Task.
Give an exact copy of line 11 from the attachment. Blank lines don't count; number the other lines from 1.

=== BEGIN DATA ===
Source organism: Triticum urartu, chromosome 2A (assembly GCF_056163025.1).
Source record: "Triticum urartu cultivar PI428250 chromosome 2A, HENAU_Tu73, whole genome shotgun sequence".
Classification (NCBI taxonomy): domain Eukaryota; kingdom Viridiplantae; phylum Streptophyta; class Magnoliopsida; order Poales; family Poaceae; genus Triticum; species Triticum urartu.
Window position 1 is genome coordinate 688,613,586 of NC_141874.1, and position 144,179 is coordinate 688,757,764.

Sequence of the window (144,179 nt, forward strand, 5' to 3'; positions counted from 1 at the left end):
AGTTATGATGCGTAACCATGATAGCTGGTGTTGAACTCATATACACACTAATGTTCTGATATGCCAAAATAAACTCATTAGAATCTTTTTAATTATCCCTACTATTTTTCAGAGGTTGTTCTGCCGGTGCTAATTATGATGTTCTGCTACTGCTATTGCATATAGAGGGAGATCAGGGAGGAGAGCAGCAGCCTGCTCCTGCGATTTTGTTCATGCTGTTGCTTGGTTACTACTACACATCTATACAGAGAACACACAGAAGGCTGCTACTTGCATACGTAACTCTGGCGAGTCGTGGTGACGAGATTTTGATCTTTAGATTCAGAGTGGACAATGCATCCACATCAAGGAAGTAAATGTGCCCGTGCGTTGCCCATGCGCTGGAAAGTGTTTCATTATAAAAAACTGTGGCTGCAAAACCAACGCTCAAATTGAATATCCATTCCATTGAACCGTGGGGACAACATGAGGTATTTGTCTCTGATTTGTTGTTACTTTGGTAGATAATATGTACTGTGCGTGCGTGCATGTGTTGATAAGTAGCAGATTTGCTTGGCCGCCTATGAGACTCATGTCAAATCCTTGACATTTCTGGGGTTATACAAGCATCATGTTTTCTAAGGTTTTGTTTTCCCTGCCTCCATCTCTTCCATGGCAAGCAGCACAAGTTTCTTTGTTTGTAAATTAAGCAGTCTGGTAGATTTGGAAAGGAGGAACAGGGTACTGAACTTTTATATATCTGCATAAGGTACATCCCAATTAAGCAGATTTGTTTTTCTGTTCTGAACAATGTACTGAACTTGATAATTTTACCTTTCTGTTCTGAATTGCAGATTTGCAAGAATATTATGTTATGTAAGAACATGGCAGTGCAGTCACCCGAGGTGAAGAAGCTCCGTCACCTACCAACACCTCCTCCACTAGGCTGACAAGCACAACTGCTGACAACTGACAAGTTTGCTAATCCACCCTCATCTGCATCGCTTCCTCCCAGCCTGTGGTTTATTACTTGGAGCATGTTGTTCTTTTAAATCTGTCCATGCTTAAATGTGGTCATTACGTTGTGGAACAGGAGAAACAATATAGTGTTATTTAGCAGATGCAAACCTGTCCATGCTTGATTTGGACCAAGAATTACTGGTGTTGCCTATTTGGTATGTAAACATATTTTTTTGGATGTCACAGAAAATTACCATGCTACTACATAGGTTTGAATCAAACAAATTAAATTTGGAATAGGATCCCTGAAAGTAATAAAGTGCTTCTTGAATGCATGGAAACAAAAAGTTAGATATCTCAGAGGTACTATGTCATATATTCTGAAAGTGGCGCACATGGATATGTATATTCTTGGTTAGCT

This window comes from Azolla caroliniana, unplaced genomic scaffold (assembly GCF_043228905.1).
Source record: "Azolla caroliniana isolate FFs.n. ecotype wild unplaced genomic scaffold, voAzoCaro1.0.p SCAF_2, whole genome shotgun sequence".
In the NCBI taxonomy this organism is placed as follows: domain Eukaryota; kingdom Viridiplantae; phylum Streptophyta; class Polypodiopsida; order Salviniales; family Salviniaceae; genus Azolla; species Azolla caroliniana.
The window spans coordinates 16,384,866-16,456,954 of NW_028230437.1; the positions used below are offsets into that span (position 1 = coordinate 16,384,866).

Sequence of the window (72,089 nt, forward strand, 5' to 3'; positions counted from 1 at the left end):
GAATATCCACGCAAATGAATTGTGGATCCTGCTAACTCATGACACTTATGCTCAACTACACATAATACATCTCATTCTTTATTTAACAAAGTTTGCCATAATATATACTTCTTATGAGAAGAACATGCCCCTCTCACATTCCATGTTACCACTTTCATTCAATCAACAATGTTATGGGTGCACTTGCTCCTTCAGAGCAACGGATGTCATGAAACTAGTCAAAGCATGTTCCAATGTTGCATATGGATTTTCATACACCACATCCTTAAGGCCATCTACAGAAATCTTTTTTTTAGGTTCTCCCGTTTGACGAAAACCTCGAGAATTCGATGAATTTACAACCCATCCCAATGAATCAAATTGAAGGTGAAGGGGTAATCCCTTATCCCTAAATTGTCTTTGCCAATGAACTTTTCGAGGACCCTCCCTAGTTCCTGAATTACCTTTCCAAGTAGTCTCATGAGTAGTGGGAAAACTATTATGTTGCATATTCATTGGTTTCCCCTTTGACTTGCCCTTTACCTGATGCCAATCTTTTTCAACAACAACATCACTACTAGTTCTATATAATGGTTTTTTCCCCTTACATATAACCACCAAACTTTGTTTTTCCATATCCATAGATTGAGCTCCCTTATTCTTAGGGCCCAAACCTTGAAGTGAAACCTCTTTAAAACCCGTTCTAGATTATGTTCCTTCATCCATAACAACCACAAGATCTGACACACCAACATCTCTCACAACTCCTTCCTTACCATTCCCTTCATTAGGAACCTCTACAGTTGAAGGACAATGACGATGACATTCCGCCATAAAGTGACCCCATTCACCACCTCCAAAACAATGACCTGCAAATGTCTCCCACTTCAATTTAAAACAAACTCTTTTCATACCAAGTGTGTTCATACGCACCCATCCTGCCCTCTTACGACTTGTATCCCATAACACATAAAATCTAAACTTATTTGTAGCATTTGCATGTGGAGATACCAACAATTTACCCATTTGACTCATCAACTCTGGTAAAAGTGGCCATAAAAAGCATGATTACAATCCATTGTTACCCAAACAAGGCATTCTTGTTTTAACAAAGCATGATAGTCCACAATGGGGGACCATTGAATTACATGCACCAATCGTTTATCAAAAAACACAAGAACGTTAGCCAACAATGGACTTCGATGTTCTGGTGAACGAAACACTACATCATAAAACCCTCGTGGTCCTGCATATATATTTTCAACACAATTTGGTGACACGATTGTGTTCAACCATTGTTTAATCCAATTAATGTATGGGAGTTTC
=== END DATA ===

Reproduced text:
Sequence of the window (72,089 nt, forward strand, 5' to 3'; positions counted from 1 at the left end):